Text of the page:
Player stats

Batting

Starters by position

Note: Pos = position; G = Games played; AB = At bats; H = Hits; Avg. = Batting average; HR = Home runs; RBI = Runs batted in

= Indicates team leader
Pos Player G AB H Avg. HR RBI
C Greg Myers 107 309 81 .262 8 36
1B John Olerud 139 454 116 .256 17 68
2B Roberto Alomar 161 637 188 .295 9 69
3B Kelly Gruber 113 429 108 .252 20 65
SS Manuel Lee 138 445 104 .234 0 29
LF Candy Maldonado 52 177 49 .277 7 28
CF Devon White 156 642 181 .282 17 60
RF Joe Carter 162 638 174 .273 33 108
DH Rance Mulliniks 97 240 60 .250 2 24

Other batters

Player G AB H Avg. HR RBI
Pat Borders 105 291 71 .244 5 36
Mookie Wilson 86 241 58 .241 2 28
Pat Tabler 82 185 40 .216 1 21
Ed Sprague 61 160 44 .275 4 20
Mark Whiten 46 149 33 .221 2 19
Rene Gonzales 71 118 23 .195 1 6
Glenallen Hill 35 99 25 .253 3 11
Rob Ducey 39 68 16 .235 1 4
Cory Snyder 21 49 7 .143 0 6
Dave Parker 13 36 12 .333 0 3
Kenny Williams 13 29 6 .207 1 3
Derek Bell 18 28 4 .143 0 1
Ray Giannelli 9 24 4 .167 0 0
Eddie Zosky 18 27 4 .148 0 2
Turner Ward 8 13 4 .308 0 2
Randy Knorr 3 1 0 .000 0 0

Pitching

Starting pitchers

Player G IP W L ERA SO
Todd Stottlemyre 34 219 15 8 3.78 116
Jimmy Key 33 209 16 12 3.05 125
Juan Guzmán 23 138⅔ 10 3 2.99 123
Tom Candiotti 19 129⅔ 6 7 2.98 81
Dave Stieb 9 59⅔ 4 3 3.17 29
Denis Boucher 7 35⅓ 0 3 4.58 16

Other pitchers

Player G IP W L ERA SO
David Wells 40 198⅓ 15 10 3.72 106
Willie Fraser 13 26⅓ 0 2 6.15 12
Pat Hentgen 3 7⅓ 0 0 2.45 3

Relief pitchers

Player G W L SV ERA SO
Tom Henke 49 0 2 32 2.32 53
Duane Ward 81 7 6 23 2.77 132
Mike Timlin 63 11 6 3 3.16 85
Jim Acker 54 3 5 1 5.20 44
Bob MacDonald 45 3 3 0 2.85 24
David Weathers 15 1 0 0 4.91 13
Ken Dayley 8 0 0 0 6.23 3
Frank Wills 4 0 1 0 16.62 2
Vince Horsman 4 0 0 0 0.00 2
Al Leiter 3 0 0 0 27.00 1
Mickey Weston 2 0 0 0 0.00 1

ALCS

Game 1

October 8, Hubert H. Humphrey Metrodome

Team 1 2 3 4 5 6 7 8 9 R H E
Toronto 0 0 0 1 0 3 0 0 0 4 9 3
Minnesota 2 2 1 0 0 0 0 0 X 5 11 0
W: Jack Morris (1-0)   L: Tom Candiotti (0-1)  S: Rick Aguilera (1)
HR: None

Game 2

October 9, Hubert H. Humphrey Metrodome

Team 1 2 3 4 5 6 7 8 9 R H E
Toronto 1 0 2 0 0 0 2 0 0 5 9 0
Minnesota 0 0 1 0 0 1 0 0 0 2 5 1
W: Juan Guzmán (1-0)   L: Kevin Tapani (0-1)  S: Duane Ward (1)
HR: None

Game 3

October 11, Skydome

Team 1 2 3 4 5 6 7 8 9 10 R H E
Minnesota 0 0 0 0 1 1 0 0 0 1 3 7 0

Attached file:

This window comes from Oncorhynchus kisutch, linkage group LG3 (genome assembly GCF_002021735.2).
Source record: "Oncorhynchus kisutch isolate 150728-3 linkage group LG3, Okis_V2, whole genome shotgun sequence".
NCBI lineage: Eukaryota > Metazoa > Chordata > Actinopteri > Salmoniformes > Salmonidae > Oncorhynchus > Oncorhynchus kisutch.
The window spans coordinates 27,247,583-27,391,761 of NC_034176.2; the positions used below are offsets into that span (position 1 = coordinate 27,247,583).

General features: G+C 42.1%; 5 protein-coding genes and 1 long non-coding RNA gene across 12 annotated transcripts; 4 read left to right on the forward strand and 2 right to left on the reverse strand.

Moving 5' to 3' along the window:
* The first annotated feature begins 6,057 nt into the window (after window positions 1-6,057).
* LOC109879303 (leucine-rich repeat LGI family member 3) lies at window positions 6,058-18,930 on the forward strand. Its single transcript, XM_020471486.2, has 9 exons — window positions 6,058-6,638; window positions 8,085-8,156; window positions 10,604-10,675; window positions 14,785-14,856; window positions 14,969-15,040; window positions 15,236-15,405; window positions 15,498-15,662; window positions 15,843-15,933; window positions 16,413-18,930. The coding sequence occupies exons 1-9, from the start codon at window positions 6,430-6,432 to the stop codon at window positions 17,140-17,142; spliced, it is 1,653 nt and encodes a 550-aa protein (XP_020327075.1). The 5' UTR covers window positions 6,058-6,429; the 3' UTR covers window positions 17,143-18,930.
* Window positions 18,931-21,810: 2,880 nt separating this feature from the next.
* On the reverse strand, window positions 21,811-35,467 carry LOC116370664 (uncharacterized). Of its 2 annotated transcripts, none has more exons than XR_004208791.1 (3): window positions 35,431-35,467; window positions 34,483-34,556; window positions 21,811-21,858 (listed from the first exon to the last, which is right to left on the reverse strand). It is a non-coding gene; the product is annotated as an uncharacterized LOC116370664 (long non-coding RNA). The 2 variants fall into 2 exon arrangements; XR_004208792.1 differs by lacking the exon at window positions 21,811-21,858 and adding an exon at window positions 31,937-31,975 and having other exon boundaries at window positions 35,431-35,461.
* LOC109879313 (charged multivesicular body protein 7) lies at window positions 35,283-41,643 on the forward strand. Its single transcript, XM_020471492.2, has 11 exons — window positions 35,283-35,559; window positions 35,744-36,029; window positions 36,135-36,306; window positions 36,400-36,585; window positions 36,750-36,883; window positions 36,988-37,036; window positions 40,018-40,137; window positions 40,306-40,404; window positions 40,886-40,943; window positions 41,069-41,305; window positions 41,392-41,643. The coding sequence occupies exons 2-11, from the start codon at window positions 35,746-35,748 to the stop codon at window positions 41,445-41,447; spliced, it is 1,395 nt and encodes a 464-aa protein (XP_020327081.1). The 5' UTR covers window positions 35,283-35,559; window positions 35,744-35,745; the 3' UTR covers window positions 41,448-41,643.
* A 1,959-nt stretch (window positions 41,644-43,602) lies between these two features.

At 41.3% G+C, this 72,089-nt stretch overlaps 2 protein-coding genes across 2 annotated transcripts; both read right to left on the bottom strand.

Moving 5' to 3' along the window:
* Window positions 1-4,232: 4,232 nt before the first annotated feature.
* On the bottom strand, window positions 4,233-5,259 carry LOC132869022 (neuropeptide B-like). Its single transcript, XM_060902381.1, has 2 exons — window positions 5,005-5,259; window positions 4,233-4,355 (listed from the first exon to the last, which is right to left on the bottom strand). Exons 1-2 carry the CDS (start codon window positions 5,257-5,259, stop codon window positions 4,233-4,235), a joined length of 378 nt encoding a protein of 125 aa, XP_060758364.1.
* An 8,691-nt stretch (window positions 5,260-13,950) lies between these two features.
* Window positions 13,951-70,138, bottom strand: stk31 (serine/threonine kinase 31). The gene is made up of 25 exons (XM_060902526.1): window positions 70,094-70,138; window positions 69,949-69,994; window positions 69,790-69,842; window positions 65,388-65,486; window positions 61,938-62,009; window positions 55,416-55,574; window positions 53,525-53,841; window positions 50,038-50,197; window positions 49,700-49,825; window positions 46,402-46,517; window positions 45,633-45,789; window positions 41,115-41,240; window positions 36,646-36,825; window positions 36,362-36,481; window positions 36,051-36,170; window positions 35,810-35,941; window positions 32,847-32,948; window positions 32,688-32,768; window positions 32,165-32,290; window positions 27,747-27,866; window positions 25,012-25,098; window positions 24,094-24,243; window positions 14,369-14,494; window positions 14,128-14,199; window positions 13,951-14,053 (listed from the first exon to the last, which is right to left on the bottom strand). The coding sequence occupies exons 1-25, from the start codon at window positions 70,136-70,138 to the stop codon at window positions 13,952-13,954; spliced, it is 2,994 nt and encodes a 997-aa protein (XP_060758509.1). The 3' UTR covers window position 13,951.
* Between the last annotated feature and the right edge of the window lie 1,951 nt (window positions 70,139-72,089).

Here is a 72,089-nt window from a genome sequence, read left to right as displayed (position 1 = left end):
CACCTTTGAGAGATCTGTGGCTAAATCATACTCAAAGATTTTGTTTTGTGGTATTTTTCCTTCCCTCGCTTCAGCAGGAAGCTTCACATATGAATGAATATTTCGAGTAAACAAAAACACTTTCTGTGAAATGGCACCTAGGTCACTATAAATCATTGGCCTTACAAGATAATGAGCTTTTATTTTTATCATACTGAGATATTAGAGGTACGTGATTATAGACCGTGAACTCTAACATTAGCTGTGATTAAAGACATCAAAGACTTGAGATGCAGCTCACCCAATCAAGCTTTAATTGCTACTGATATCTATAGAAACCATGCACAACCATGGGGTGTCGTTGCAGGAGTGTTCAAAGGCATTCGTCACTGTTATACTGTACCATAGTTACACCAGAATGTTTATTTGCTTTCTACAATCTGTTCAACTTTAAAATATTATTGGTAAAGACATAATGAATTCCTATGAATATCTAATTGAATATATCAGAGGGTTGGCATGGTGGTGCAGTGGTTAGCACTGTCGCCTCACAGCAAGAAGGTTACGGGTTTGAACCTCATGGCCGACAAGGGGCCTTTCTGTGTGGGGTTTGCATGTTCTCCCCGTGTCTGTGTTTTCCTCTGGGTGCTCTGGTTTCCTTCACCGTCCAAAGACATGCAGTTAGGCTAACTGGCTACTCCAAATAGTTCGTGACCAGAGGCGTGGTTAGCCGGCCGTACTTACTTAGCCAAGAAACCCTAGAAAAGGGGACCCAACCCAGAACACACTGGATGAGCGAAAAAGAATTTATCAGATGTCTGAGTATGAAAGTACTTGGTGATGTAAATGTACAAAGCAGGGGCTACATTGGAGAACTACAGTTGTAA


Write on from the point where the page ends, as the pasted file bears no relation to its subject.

Toronto 2 0 0 0 0 0 0 0 0 0 2 5 1
W: Mark Guthrie (1-0)   L: Mike Timlin (0-1)  S: Rick Aguilera (2)
HR: MINMike Pagliarulo (1)   TORJoe Carter (1)

Game 4

October 12, Skydome

Team 1 2 3 4 5 6 7 8 9 R H E
Minnesota 0 0 0 4 0 2 1 1 1 9 13 1
Toronto 0 1 0 0 0 1 0 0 1 3 11 2
W: Jack Morris (2-0)   L: Todd Stottlemyre (0-1)  
HR: MINKirby Puckett (1)

Game 5

October 13, Skydome

Team 1 2 3 4 5 6 7 8 9 R H E
Minnesota 1 1 0 0 0 3 0 3 0 8 14 2
Toronto 0 0 3 2 0 0 0 0 0 5 9 1
W: David West (1-0)   L: Duane Ward (0-1)  S: Rick Aguilera (3)
HR: MINKirby Puckett (2)

Award winners

All-Star Game

Farm system

Level Team League Manager
AAA Syracuse Chiefs International League Bob Bailor
AA Knoxville Blue Jays Southern League John Stearns
A Dunedin Blue Jays Florida State League Dennis Holmberg
A Myrtle Beach Hurricanes South Atlantic League Garth Iorg
A-Short Season St. Catharines Blue Jays New York–Penn League Doug Ault
Rookie GCL Blue Jays Gulf Coast League Omar Malavé
Rookie Medicine Hat Blue Jays Pioneer League J. J. Cannon

[21][22]

References

  1. ^ a b c Diamond Dreams: 20 Years of Blue Jays Baseball, Stephen Brunt, p.261, Penguin Books, ISBN 0-14-023978-2
  2. ^ Jim Eppard at Baseball Reference
  3. ^ Ken Dayley at Baseball Reference
  4. ^ Devon White at Baseball Reference
  5. ^ Roberto Alomar at Baseball Reference
  6. ^ Pat Tabler at Baseball Reference
  7. ^ Paul Kilgus at Baseball Reference
  8. ^ Shawn Green at Baseball Reference
  9. ^ Jeff Ware at Baseball Reference
  10. ^ Dante Powell at Baseball Reference
  11. ^ Chris Stynes at Baseball Reference
  12. ^ Alex Gonzalez at Baseball Reference
  13. ^ Kenny Williams at Baseball Reference
  14. ^ Glenallen Hill at Baseball Reference
  15. ^ Cory Snyder at Baseball Reference
  16. ^ Candy Maldonado at Baseball Reference
  17. ^ Dave Parker at Baseball Reference
  18. ^ Press, The Associated (August 22, 1991). "Jays' Manager Is Hospitalized". The New York Times. ISSN 0362-4331. Retrieved June 20, 2019.
  19. ^ "Gene Tenace". www.retrosheet.org. Retrieved June 20, 2019.
  20. ^ "All-Stars". MLB.com. Retrieved June 20, 2019.
  21. ^ "1991 Toronto Blue Jays Minor League Affiliates". Baseball-Reference.com. Retrieved June 20, 2019.
  22. ^ Johnson, Lloyd, and Wolff, Miles, ed., The Encyclopedia of Minor League Baseball, 2nd and 3rd editions. Durham, North Carolina: Baseball America, 1997 and 2007

External links

This page was last edited on 23 September 2020, at 00:03